One lazy criticism of Microsoft Word is that it hasn’t changed in 20 years. With new features being regularly dripped into the word processor, instead of the big staging-post releases of yesteryear where a bunch of new features were added at once, it’s easy for great new features to pass you by. Here, I’ve rounded up five of the best Microsoft Word features you perhaps didn’t even realise existed. Note, these features are taken from the PC version of Word 2016 – Mac and mobile versions may not support all of these features.
1. Insert 3D models
Inserting 3D models into flat pages might seem a wee bit incongruous, but this is actually one of Word’s best unknown features.
You’ll find it in the Insert tab, in between icons and Smart Art. If you choose From Online Sources from the drop-down menu, you’ll find a huge library of 3D models to choose from that includes various planets, animals, dinosaurs, muscial instruments… all sorts.
The great thing about these models is that they can be resized and rotated on the page. So, for our Brexit document above (sorry), we’ve enlarged the globe to fill the entire page and then centred it on Britain, so that it speaks to the headline.
Think of it as a clipart library with models that can be manipulated into whatever shape you want them.
2. Smart Lookup
Smart Lookup is an encylopedia that’s only a right-click away.
In my screenshot, for example, I’m editing an article that mentions the minister Margot James. I can highlight her name, right-click and select Smart Lookup. A panel then opens on the right of the document that gives me snippets of information about her collated from Wikipedia and other trusted sources.
For an editor like me, that’s invaluable, as I can check the spelling of her name, her job title and so forth without having to flick back and forth from a web browser. You can click on any of those panels and read further information on your subject from within Word.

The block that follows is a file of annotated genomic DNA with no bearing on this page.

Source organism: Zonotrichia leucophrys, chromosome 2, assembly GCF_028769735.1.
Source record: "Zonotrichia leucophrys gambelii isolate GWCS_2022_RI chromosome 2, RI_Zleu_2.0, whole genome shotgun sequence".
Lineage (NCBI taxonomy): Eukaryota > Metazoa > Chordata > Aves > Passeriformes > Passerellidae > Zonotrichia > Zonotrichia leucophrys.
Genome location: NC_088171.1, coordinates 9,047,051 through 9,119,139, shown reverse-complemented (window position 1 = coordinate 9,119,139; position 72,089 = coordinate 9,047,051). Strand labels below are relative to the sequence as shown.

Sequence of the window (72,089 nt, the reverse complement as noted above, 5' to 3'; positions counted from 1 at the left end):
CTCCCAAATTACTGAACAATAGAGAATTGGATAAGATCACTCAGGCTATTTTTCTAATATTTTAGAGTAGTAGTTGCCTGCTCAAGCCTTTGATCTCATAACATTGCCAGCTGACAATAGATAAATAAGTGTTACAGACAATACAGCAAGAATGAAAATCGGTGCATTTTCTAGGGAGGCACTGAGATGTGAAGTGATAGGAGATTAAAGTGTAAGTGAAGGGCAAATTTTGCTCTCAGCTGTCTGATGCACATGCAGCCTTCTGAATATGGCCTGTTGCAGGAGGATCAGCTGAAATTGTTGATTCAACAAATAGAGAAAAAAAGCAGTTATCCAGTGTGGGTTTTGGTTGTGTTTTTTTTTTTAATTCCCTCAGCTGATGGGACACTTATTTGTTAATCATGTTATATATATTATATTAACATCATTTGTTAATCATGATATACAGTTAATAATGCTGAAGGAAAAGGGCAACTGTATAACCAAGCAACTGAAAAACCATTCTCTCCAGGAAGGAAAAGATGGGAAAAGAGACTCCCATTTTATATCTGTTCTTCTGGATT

3. Read Aloud
Take it from someone who knows: proofing on screen is tricky. If there’s not a typo in this blog post somewhere, it will be nothing short of a miracle (and Tim’s fault for not reading it properly, obviously).
One way to combat the problem of your eye skipping over typos is to proof with your ears instead. The Read Aloud feature, found under the Review tab, will have a Hawking-alike synthesised voice read your copy back to you.
Close your eyes and listen as the text is read back to you and I guarantee you’ll hear several errors in your copy that you might otherwise miss.
Playback controls appear on the right of the screen, where you’ll also find an option to change the speed of narration. The current word being read is highlighted in grey on your document, making it easy to find where on a page an error has crept in.
4. Encrypt document with password
An awful lot of sensitive stuff is produced in Word. Big businesses will likely have their own document encryption and security procedures in place, but anyone can protect a document by encrypting it with a (strong) password so that, if it’s lost on a USB stick or emailed to the wrong person, all is not lost. Just don’t include the password in the email with the document.
To password protect a document, click File, Protect Document and select Encrypt with Password from the drop-down menu (shown above).
You’ll be asked to enter a password and then re-enter the same password, just to confirm.
If you can’t think of a strong password of your own, use the Strong Random Password Generator to create one for you.
When the recipient goes to open the document, they will be prompted for the password before they’re given access.
If you’re using Word 2016 (the latest version at the time of writing), the document will be encrypted using 256-bit AES, which is plenty strong enough.
5. Remove Background (Picture Tools)
Word’s ability to manipulate photos is much underrated. Let’s take a photo like this, taken from one of Word’s stock CV templates. You might decide the background is a bit distracting.
If you click on the photo, the Photo Tools menu appears in the ‘Ribbon’ at the top of the screen, where one of the many options is Remove Background.
This gives you a pen tool, where you can draw on the areas of the photo you don’t want and it removes them. If the tool goes a little too far, there’s an option to bring back parts of the image you want to keep.
It’s not Photoshop, but for a basic cut-out, it’s not that bad at all, as you can see from the edited image below.
You’ll find plenty of other useful tools in that panel. Compress Pictures is a good one if you’ve got a document stuffed with high-resolution photos and want to keep the overall file size down.
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